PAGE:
IS THE HISTORY OF THE GREAT DANE ENGLISH OR GERMAN?
The history of Great Dane is not a one version story. Some would argue the breed evolved primarily in Britain over several hundred years, while others would say the Germans did all of the work. So the history of Great Dane depends on which version you listen to!
Great Dane dog history first appears about 3000BC. We see Dane like dogs in carvings on Egyptian monuments built around this time. Fast forward 3400 years to the 5th century, when present day Europe was invaded by the Alanis, an Asiatic race, who brought giant mastiff dogs with them. Over the next several hundred years, it is surmized that these mastiff like dogs were cross bred with Irish Grey Hounds, producing a giant but slimmer breed than pure mastiff.
It is also possible that these large mastiff dogs were brought to Europe by the Romans. Over several hundred years the Celts cross bred these giants with either grey hound or Irish wolf hound (or perhaps both). This effort led to the development of the "English Dogge", which some would say is the ancestor to the Modern Great Dane.
It is probably true that both versions of Great Dane history are accurate and contributed to the beautiful animals we now enjoy, but certainly, the Germans deserve most of the credit for the development of the breed as we know it today. By the 16th century, these giant dogs were fairly common as boar hounds in both Britain and the Germanic states. The Germans did import a large number of these "Englishe dogges" for cross breeding with their own version as they worked to develop the perfect boar hunter for their own needs.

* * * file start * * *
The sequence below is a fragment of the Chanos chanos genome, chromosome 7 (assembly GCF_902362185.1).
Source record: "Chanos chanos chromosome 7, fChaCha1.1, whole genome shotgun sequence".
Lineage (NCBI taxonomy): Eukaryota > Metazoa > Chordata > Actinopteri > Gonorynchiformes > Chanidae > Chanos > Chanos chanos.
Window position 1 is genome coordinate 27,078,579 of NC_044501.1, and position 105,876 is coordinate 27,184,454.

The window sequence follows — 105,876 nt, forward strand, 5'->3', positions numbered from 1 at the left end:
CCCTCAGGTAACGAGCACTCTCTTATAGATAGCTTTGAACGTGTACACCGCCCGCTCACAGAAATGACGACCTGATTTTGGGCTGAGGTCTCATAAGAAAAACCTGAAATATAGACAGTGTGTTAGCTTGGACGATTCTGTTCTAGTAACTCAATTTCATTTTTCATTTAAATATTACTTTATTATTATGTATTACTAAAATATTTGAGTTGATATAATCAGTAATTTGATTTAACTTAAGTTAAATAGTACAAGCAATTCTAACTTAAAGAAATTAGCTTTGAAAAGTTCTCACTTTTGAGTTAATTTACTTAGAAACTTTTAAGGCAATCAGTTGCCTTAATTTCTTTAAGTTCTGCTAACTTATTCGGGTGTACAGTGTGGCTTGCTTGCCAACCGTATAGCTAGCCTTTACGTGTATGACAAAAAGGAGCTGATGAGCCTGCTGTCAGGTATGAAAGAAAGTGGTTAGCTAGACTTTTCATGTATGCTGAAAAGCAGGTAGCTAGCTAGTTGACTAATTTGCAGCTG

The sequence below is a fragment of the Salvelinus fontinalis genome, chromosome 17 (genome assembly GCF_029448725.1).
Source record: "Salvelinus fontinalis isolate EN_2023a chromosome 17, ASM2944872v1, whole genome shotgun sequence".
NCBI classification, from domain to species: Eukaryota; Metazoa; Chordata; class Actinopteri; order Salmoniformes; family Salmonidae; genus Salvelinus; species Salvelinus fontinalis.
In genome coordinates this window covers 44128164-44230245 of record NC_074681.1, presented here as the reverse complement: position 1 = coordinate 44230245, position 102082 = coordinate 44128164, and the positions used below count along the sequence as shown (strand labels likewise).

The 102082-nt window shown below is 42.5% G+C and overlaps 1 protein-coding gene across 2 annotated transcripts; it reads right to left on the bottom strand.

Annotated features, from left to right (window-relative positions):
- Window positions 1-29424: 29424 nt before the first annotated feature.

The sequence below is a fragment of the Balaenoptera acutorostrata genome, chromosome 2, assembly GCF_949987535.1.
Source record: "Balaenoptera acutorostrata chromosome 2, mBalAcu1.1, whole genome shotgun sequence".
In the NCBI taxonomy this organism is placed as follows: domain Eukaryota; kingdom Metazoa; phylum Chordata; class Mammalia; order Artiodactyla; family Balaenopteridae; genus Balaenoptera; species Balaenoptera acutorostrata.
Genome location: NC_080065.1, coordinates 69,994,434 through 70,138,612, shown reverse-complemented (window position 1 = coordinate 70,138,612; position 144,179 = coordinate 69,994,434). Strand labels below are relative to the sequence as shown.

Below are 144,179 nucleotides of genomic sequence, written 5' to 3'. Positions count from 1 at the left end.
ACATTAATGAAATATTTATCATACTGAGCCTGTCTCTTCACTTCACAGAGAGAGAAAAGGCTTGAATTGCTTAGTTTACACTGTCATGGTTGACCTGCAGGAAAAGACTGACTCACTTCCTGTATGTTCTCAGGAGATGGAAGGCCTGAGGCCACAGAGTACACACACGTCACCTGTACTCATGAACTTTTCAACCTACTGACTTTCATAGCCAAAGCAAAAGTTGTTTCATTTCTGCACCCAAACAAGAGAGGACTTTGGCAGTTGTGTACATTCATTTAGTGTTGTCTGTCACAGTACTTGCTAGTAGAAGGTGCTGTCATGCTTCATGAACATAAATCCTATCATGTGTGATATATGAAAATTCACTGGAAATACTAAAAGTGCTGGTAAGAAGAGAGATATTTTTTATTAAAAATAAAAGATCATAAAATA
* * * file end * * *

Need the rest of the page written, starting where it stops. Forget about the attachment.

But here the history of the great dane takes another twist. Boar hounds were not cudly stoic dogs.European wild boar were very dangerous and hunting them required a fast, strong and aggressive dog. And that's what had been developed. But it was also realized, that a dog of this size could be an excellent guard dog - although in order to fulfill this function something would have to be done to make it more people friendly. And so over the 18th and 19th centuries, German dog breeders concentrated on evolving their boar hound into a breed of good temperment and friendliness.
Rolf, featured at pre Deutsche Doggen club, 1882. Photo courtesy of The Dane In History and Art
The Germans continued to document and develop the breed and in 1880 breeders and dog judges (dog shows and dogs were huge in Germany then as now) met and agreed that this German breed was now distinctly different from the English mastiffs and formally declared the "Deutsche doggen".
In 1891, the Great Dane Club of Germany was formed (still called Deutsche doggen or German Dog club) and the modern day standard was adopted. Eight years later, the Great Dane club of America was founded in Chicago and the Dane was officially recognized in North America.
So why is a dog breed that has never had anything to do with Denmark named a Great Dane?